If Hedda Gabler teaches one lesson, it is that dreams cannot be relied upon. In this play, all plans for the future are predicated upon falsities, lies, misunderstandings, or miscommunication. Whether it be marriage, friendship, babies, professional pursuits, or economic risk, no thing is a sure thing. The characters continually act based on these false certainties with regard to the future, and they are repeatedly punished for doing so.
Questions About Dreams, Hopes, and Plans
- What "plans" do we see made in Hedda Gabler, and how do they go awry? Are any plans successfully executed throughout the course of the play?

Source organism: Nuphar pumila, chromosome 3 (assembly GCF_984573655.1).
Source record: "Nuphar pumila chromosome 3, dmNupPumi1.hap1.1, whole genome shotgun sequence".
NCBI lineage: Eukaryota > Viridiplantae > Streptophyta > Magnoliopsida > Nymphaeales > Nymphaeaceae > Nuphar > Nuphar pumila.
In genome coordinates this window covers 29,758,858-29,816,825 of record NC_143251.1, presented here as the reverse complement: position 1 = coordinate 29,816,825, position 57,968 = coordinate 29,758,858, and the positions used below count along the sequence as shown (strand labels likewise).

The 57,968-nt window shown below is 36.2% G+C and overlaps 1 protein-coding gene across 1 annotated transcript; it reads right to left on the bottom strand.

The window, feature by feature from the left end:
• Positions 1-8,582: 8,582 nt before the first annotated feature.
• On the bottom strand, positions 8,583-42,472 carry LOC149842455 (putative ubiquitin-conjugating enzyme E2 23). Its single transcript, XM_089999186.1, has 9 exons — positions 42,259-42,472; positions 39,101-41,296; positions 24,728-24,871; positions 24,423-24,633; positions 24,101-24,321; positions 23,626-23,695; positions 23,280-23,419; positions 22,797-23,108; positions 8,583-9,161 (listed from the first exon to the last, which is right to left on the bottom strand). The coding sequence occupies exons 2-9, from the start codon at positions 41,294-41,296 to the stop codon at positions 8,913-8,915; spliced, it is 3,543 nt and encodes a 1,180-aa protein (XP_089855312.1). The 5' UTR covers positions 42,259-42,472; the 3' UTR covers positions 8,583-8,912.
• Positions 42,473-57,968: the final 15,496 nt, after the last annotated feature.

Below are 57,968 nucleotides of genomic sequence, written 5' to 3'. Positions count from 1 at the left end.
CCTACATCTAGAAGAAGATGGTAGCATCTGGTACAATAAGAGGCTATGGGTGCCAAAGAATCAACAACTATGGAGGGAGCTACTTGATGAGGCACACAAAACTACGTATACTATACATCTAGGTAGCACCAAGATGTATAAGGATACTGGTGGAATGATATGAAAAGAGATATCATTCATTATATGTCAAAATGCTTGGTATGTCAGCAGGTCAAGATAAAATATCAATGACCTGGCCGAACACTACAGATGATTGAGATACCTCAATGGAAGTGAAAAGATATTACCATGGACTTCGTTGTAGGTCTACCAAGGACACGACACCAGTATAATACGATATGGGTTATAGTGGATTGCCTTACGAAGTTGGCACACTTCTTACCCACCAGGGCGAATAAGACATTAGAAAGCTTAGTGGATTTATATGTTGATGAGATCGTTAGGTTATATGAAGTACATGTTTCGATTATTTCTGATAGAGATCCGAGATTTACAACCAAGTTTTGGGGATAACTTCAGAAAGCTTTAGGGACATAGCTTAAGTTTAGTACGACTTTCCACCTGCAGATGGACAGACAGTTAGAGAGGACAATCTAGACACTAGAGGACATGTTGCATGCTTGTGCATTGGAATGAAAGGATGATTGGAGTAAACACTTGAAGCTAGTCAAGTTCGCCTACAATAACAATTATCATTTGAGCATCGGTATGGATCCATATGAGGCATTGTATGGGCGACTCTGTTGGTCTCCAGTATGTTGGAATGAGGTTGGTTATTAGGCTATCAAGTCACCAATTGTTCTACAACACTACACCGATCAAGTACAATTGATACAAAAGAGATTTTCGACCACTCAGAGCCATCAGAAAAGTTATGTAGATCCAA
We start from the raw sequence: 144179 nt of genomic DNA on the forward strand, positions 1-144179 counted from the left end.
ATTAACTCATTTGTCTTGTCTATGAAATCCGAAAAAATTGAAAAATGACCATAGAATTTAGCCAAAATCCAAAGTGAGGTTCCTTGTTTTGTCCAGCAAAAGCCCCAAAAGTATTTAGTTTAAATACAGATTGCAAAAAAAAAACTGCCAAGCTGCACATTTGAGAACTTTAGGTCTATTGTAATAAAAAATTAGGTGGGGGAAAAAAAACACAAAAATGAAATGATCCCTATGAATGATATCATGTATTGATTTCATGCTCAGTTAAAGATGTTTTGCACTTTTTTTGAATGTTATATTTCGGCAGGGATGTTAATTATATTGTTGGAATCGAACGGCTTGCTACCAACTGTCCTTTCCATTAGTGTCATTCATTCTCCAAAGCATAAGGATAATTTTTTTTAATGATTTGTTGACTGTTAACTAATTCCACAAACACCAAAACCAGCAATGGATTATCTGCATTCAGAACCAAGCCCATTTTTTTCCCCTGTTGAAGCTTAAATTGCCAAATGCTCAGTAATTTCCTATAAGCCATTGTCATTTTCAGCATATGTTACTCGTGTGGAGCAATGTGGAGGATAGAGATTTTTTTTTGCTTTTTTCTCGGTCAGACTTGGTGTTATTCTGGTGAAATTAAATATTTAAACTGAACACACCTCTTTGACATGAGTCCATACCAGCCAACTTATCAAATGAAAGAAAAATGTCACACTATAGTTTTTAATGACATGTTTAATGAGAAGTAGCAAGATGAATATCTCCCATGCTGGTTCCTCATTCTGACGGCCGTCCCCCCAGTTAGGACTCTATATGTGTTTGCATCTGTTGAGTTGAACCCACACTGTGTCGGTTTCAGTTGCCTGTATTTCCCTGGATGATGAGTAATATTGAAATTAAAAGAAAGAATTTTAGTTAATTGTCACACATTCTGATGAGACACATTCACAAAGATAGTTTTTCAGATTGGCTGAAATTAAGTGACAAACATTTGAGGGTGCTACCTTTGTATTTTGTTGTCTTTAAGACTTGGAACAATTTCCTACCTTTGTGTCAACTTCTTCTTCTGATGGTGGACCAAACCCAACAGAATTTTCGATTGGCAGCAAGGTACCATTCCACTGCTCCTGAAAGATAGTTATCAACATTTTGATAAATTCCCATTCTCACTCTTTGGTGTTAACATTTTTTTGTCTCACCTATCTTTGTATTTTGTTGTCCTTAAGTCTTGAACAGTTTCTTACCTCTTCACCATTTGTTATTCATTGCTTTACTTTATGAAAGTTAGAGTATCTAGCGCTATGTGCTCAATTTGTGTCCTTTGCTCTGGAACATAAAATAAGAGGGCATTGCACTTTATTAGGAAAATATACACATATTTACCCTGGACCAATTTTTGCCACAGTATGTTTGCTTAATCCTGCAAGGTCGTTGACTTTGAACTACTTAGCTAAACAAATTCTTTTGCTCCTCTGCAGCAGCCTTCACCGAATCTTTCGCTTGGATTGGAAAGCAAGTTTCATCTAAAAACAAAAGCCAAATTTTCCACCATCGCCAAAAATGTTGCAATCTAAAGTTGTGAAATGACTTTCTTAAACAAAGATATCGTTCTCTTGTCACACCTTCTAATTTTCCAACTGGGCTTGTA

- George remarks that there is a danger in getting caught up in dreams; would Hedda agree? What about her constant retreat to an idealized, romantic world? (Check out more on this aesthetic ideal business in Hedda’s "Character Analysis.")
- At what point has Hedda decided with certainty to commit suicide? When she takes the gun from the writing table? Before that? After?
Chew on This
Dreams are never fulfilled in Hedda Gabler because every character makes his plans dependent on someone else.